Coming out of the Great Recession, the U.S. got on the road to economic recovery faster and with fewer hiccups than Europe because it did a much better job of quickly repairing its financial system. Without that fix, all other reforms are simply ineffective, says Pier Carlo Padoan, the Organization for Economic Co-operation and Development’s deputy secretary-general and chief economist. Still, more aggressive monetary easing by the European Central Bank might keep conditions from worsening.
Economy Lab caught up to the veteran Italian economist after a speech Wednesday at the Toronto Global Forum.
Prices are falling across much of the euro zone. Are you concerned about the risk of deflation?
First of all, let me stress that we don’t see deflation yet. [But] inflation has been going down for some time, and it’s getting away from what is considered price stability in the euro area, which is below but close to 2 per cent. Now, it’s around 1 per cent and may be going down below that in the future if things don’t change significantly.
What should be done?
What needs to be done is very simple. The ECB should continue to have a very expansionary stance. There is room for further interest rate cuts [in contrast to the U.S.]. We also suggest that the ECB should consider some other forms of QE [quantitative easing], like intervening more aggressively in some bond markets.
Do you see the ECB heading in that direction?
I think the ECB is very well aware that there are risks [of deflation], although, of course, the [bank’s] language has to be very cautious.
What about the German Bundesbank’s traditional opposition to easier ECB monetary policies?
There is a very clear problem in the monetary union. The current [monetary policy] stance is just about right and possibly a bit overexpansionary for Germany. But it’s certainly not right for the periphery. So the issue is that the dispersion of inflation rates across the monetary union is relatively broad. And therefore, squaring the circle on average is very difficult.
There is a problem of symmetry in the internal adjustment of the monetary union which needs to be addressed. So if there is a bit more expansion in the core and in surplus countries, this is good.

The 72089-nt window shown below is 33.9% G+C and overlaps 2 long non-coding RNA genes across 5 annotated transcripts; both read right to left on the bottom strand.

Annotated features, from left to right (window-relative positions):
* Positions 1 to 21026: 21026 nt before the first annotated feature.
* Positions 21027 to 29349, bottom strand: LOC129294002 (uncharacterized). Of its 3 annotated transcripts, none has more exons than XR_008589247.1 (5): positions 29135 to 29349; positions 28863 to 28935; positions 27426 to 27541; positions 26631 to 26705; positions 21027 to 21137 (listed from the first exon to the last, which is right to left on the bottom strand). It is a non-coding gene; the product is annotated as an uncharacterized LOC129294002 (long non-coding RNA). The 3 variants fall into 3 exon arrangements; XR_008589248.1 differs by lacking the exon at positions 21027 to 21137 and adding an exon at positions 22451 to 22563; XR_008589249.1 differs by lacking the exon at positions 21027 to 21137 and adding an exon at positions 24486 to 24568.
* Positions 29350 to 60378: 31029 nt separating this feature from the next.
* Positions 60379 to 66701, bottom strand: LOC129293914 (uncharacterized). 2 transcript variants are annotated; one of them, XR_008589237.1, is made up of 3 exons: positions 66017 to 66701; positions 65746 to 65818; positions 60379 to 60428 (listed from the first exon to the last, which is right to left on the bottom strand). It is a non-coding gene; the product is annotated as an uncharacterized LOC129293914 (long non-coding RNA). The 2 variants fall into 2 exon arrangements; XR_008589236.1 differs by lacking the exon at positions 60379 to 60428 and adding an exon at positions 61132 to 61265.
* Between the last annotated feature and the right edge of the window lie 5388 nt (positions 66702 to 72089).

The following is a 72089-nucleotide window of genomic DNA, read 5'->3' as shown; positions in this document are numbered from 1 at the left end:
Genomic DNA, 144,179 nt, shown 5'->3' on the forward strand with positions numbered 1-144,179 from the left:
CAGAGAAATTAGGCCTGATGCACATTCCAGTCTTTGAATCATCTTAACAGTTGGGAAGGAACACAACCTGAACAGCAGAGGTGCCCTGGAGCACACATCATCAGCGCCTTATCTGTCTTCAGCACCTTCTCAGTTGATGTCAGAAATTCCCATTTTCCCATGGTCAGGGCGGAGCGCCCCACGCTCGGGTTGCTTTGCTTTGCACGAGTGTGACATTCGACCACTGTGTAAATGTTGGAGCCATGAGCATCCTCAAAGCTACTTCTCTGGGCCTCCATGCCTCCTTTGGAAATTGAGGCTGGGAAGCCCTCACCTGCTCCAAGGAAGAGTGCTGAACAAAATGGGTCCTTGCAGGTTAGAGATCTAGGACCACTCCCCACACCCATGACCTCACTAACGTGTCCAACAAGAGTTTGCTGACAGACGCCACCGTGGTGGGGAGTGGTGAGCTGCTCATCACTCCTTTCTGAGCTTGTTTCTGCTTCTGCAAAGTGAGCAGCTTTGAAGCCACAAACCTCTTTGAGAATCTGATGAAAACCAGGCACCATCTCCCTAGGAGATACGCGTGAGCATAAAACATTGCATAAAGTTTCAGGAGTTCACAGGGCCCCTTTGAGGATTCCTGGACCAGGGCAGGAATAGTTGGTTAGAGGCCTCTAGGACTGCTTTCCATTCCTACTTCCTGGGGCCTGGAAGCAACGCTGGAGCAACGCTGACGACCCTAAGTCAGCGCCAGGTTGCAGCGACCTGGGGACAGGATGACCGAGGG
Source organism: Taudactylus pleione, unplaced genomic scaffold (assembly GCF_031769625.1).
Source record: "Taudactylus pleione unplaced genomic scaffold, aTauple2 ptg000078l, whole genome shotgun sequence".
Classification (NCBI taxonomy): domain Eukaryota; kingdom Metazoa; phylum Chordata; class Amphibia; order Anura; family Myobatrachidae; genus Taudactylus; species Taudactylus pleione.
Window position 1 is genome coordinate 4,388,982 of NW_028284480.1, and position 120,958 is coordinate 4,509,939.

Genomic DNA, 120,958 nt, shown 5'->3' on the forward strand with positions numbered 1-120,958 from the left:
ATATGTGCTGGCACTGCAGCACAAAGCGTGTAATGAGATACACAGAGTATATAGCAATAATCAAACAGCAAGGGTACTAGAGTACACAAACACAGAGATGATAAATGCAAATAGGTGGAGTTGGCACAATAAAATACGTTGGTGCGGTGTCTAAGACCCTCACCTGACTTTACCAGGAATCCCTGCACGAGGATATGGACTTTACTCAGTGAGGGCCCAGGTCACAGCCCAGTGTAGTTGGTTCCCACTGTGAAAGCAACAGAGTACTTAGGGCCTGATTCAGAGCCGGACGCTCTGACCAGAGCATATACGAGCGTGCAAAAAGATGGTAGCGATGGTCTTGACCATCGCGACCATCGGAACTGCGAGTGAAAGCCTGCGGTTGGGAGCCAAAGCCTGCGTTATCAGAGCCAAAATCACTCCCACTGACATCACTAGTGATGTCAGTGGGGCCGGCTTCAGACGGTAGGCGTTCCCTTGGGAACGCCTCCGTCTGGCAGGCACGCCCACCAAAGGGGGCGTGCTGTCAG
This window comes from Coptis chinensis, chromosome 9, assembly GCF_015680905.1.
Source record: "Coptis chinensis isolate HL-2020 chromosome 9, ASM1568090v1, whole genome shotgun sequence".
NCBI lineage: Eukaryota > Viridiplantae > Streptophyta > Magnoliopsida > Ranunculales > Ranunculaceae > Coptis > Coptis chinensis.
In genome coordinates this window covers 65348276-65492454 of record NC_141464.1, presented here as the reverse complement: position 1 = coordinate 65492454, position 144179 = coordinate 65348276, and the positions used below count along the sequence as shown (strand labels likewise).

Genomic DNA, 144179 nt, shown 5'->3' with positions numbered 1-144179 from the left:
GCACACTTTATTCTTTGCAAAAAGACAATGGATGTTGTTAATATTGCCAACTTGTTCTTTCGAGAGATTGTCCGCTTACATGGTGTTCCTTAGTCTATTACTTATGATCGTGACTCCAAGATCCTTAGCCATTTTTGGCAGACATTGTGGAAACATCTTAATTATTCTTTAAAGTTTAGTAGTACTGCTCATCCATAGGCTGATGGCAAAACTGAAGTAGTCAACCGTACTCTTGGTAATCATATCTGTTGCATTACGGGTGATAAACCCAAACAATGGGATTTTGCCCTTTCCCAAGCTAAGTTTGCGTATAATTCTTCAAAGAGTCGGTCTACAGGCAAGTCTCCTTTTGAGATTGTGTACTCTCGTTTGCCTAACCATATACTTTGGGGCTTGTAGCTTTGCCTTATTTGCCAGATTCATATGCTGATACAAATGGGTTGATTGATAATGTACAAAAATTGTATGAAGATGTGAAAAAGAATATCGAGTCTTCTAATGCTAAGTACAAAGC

How do you persuade the Germans that this is good for them too?
This is the political question in Europe. What is the interest of Germany? It has been the same question since the crisis broke out. It is about whether or not the euro is viable in the long term. This is a question that remains on the table. Measures need to be taken to make the euro stronger, starting with the way banking union is introduced.
You can convince countries to do things that are in their interests, not things that are against their interests. Germany has a very strong interest in the fact that the euro area grows, because this remains their major market. From that point of view, the OECD has, for a long time now, recommended measures that would boost growth in Germany in terms of more investment and therefore more demand. But also more rebalancing, because that would shrink the [German] surplus.
You have said the benefits of such reforms are longer term in nature. Doesn’t that make it an even harder selling job?
Well, the political issue in Germany is very specific and perhaps a bit too narrow. It’s about whether or not German taxpayers accept the idea of their money being used to bail out other countries. The fact is that we know from historical experience that monetary unions that survive in the long term have some form of redistribution. Currently, the euro area distribution mechanisms are very, very limited.
If we agree that monetary union, to be viable, requires a strong banking sector, you need to have a regional approach to the way supervision is conducted. This is being done by giving the ECB supervisory powers. But also the way banking crises are addressed. The resolution mechanism has to be done in such a way that we do not reproduce national border lines. ... There is a risk that banking union becomes too fragmented. There must be measures that encourage deeper financial integration.
Are you optimistic this will happen?
Well, we are at a new turning point. The previous turning point was: What do we do with the euro? And this was a whatever-it-takes move. But now we are at a new turning point, which is less explosive immediately, but just as important. The way this banking union is addressed is essential to generate trust in long-term sustainability. Which means being very clear and transparent about stress tests and asset-quality reviews, but also very clear about the new rules. ... How those rules are implemented in transition in a still very fragile environment where banks need to boost their capital is very important. If there is a perception that this can be done only with each government looking at their own banks and without having a more European approach, it may be counterproductive.
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